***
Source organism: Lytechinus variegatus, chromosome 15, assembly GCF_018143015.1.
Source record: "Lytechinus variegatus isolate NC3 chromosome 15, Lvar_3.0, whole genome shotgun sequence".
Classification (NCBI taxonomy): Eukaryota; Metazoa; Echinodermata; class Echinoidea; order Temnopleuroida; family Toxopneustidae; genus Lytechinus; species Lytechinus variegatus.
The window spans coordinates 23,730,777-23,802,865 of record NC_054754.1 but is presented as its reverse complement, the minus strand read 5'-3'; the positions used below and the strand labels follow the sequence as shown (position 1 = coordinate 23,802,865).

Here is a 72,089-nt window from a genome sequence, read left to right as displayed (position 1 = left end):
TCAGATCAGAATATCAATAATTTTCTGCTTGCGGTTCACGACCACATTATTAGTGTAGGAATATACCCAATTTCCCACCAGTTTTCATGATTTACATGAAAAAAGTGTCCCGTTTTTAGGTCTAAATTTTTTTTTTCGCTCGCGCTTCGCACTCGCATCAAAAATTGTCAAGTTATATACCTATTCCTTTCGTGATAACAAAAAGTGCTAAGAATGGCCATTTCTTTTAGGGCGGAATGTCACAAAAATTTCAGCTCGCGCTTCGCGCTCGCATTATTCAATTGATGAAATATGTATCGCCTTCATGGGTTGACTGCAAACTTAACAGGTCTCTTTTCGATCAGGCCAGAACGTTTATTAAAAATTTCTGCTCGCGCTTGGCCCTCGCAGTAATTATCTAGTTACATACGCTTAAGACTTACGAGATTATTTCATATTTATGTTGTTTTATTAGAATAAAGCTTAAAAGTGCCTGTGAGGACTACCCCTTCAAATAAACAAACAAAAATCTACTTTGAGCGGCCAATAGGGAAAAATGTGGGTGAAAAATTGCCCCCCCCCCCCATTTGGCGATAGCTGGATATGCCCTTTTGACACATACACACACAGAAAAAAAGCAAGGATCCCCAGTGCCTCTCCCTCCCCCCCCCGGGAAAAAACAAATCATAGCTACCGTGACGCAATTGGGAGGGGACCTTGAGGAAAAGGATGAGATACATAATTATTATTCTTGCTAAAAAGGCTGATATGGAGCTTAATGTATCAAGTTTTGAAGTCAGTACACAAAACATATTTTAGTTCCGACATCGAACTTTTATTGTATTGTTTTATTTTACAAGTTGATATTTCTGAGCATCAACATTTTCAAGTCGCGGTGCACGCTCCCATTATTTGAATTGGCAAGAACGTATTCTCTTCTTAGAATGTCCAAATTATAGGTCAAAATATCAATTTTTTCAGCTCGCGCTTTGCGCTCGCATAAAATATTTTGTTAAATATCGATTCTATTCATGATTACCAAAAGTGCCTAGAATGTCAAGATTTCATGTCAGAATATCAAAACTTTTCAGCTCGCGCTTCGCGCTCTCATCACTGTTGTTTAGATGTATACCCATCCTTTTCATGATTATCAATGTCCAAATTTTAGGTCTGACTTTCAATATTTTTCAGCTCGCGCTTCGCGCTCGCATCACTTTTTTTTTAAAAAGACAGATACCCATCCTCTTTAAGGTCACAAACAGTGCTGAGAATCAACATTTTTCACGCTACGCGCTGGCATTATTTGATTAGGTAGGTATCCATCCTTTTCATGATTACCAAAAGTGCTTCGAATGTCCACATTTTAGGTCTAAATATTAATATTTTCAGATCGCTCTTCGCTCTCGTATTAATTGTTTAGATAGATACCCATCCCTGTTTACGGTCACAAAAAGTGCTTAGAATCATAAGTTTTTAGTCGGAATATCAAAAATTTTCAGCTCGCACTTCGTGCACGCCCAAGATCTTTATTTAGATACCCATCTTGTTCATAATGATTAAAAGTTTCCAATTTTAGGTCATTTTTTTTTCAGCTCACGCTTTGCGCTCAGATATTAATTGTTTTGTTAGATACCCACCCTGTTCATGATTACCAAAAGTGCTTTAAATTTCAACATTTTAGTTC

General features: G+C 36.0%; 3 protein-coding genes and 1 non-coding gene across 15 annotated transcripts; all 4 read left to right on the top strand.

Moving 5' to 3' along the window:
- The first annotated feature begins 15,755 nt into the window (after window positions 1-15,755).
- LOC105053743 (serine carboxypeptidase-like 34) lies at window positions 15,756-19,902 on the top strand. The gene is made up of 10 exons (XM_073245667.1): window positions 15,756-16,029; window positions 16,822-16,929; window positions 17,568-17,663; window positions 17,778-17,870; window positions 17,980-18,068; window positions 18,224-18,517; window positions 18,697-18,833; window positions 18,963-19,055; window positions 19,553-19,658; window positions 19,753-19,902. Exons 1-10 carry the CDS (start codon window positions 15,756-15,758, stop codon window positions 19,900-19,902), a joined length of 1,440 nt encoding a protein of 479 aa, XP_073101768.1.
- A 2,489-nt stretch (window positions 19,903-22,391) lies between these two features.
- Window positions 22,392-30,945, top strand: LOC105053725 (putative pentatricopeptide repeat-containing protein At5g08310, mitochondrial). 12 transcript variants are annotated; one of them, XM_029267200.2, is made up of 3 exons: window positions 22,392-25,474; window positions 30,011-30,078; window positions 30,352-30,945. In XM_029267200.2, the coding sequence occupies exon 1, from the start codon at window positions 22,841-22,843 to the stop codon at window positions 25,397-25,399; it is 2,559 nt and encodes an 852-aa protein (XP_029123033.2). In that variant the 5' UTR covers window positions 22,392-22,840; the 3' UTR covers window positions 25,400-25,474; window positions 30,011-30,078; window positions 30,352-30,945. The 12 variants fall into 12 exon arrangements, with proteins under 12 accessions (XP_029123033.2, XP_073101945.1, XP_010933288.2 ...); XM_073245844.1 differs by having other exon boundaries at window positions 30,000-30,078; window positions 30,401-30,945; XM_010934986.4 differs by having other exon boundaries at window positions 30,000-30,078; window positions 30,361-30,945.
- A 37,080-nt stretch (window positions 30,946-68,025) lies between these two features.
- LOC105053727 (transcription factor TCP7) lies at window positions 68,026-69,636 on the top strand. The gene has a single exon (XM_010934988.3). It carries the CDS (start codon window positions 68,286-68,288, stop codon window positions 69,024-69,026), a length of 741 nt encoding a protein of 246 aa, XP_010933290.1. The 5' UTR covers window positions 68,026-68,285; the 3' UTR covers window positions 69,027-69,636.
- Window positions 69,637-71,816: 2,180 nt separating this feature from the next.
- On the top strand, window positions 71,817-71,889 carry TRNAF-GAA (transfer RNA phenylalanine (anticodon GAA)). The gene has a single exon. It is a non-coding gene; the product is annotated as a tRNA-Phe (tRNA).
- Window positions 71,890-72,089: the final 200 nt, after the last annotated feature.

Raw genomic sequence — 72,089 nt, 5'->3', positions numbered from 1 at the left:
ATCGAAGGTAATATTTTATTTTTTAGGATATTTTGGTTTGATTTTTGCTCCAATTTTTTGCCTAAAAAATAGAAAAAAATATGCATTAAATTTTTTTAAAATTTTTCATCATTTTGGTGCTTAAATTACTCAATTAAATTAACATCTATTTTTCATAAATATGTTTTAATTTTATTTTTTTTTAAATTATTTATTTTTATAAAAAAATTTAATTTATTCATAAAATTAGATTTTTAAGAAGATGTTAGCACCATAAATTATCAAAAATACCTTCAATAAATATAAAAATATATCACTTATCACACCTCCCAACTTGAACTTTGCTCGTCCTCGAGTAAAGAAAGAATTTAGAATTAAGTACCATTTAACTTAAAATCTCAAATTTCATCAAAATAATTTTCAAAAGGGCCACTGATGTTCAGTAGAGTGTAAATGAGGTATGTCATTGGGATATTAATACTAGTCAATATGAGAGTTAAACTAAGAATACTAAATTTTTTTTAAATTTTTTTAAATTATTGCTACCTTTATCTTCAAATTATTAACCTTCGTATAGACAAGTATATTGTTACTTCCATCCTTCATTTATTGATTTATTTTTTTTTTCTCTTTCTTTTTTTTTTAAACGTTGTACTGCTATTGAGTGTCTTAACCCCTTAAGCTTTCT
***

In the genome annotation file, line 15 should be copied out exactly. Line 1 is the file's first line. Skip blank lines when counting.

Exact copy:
- Window positions 69,637-71,816: 2,180 nt separating this feature from the next.